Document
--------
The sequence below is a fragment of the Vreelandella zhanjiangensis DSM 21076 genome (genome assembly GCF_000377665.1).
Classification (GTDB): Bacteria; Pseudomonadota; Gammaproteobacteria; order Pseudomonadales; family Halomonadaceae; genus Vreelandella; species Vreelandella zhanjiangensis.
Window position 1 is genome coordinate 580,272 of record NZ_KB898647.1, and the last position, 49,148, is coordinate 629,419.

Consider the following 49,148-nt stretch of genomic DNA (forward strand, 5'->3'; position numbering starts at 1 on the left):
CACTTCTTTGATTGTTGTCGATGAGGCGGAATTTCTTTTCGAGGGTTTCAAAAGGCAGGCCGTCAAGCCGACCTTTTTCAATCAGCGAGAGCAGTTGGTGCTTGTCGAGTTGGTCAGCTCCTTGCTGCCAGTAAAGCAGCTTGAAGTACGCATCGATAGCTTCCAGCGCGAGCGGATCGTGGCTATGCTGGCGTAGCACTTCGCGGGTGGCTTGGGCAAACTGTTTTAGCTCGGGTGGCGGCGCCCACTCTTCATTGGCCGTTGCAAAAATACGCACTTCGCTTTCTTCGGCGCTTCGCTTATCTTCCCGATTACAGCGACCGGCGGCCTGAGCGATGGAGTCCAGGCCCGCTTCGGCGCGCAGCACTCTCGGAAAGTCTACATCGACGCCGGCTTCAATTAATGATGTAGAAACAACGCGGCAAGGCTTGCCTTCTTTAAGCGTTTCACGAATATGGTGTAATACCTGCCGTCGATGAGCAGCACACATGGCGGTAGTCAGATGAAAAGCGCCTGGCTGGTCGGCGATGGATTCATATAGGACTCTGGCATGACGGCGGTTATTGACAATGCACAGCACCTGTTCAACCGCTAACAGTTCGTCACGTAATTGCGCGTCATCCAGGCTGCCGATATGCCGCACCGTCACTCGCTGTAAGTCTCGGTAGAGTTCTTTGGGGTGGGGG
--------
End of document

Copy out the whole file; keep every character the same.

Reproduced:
The sequence below is a fragment of the Vreelandella zhanjiangensis DSM 21076 genome (genome assembly GCF_000377665.1).
Classification (GTDB): Bacteria; Pseudomonadota; Gammaproteobacteria; order Pseudomonadales; family Halomonadaceae; genus Vreelandella; species Vreelandella zhanjiangensis.
Window position 1 is genome coordinate 580,272 of record NZ_KB898647.1, and the last position, 49,148, is coordinate 629,419.

Consider the following 49,148-nt stretch of genomic DNA (forward strand, 5'->3'; position numbering starts at 1 on the left):
CACTTCTTTGATTGTTGTCGATGAGGCGGAATTTCTTTTCGAGGGTTTCAAAAGGCAGGCCGTCAAGCCGACCTTTTTCAATCAGCGAGAGCAGTTGGTGCTTGTCGAGTTGGTCAGCTCCTTGCTGCCAGTAAAGCAGCTTGAAGTACGCATCGATAGCTTCCAGCGCGAGCGGATCGTGGCTATGCTGGCGTAGCACTTCGCGGGTGGCTTGGGCAAACTGTTTTAGCTCGGGTGGCGGCGCCCACTCTTCATTGGCCGTTGCAAAAATACGCACTTCGCTTTCTTCGGCGCTTCGCTTATCTTCCCGATTACAGCGACCGGCGGCCTGAGCGATGGAGTCCAGGCCCGCTTCGGCGCGCAGCACTCTCGGAAAGTCTACATCGACGCCGGCTTCAATTAATGATGTAGAAACAACGCGGCAAGGCTTGCCTTCTTTAAGCGTTTCACGAATATGGTGTAATACCTGCCGTCGATGAGCAGCACACATGGCGGTAGTCAGATGAAAAGCGCCTGGCTGGTCGGCGATGGATTCATATAGGACTCTGGCATGACGGCGGTTATTGACAATGCACAGCACCTGTTCAACCGCTAACAGTTCGTCACGTAATTGCGCGTCATCCAGGCTGCCGATATGCCGCACCGTCACTCGCTGTAAGTCTCGGTAGAGTTCTTTGGGGTGGGGG